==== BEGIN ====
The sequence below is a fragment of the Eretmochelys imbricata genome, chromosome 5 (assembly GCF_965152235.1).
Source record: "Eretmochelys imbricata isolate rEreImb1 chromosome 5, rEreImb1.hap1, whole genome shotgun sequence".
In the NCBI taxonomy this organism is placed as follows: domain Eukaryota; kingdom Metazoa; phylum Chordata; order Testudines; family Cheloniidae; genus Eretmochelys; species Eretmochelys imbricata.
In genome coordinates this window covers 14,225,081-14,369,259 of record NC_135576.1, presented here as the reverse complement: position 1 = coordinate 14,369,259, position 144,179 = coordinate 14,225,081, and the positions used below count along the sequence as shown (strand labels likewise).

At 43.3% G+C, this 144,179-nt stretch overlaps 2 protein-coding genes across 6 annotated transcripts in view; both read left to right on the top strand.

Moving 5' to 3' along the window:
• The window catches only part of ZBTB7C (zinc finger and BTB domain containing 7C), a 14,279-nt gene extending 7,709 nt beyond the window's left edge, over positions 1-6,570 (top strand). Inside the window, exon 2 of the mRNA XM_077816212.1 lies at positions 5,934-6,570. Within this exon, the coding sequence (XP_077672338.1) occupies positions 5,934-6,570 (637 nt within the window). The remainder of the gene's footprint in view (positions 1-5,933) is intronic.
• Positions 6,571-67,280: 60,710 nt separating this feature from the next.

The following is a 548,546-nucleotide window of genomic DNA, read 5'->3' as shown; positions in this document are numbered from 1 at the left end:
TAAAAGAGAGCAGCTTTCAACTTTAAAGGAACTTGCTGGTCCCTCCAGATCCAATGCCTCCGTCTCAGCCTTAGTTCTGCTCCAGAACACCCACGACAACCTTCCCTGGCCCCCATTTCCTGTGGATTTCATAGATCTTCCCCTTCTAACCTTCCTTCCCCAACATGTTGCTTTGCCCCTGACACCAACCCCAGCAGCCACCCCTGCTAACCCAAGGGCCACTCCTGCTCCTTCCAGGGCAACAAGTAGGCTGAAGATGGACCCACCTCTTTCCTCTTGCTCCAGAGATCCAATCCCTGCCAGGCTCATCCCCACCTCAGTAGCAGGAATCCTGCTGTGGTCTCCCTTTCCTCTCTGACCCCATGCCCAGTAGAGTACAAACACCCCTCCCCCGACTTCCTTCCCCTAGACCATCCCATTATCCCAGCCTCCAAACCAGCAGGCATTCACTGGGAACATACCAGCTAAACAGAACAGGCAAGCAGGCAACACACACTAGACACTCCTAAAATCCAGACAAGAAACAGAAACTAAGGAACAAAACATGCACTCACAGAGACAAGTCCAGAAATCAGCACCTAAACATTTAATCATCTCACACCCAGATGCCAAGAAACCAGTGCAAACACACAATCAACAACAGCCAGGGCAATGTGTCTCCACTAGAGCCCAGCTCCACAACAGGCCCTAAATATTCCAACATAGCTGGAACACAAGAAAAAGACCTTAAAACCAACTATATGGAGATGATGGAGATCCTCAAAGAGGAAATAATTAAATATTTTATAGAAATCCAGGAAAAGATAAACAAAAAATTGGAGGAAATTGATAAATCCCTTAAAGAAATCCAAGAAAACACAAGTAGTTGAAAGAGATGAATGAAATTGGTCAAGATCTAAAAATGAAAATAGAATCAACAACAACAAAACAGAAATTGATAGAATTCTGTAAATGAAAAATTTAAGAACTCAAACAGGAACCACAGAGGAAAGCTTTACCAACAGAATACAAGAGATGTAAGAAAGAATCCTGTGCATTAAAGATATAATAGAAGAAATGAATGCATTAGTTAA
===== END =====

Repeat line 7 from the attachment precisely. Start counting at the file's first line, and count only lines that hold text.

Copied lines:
• The window catches only part of ZBTB7C (zinc finger and BTB domain containing 7C), a 14,279-nt gene extending 7,709 nt beyond the window's left edge, over positions 1-6,570 (top strand). Inside the window, exon 2 of the mRNA XM_077816212.1 lies at positions 5,934-6,570. Within this exon, the coding sequence (XP_077672338.1) occupies positions 5,934-6,570 (637 nt within the window). The remainder of the gene's footprint in view (positions 1-5,933) is intronic.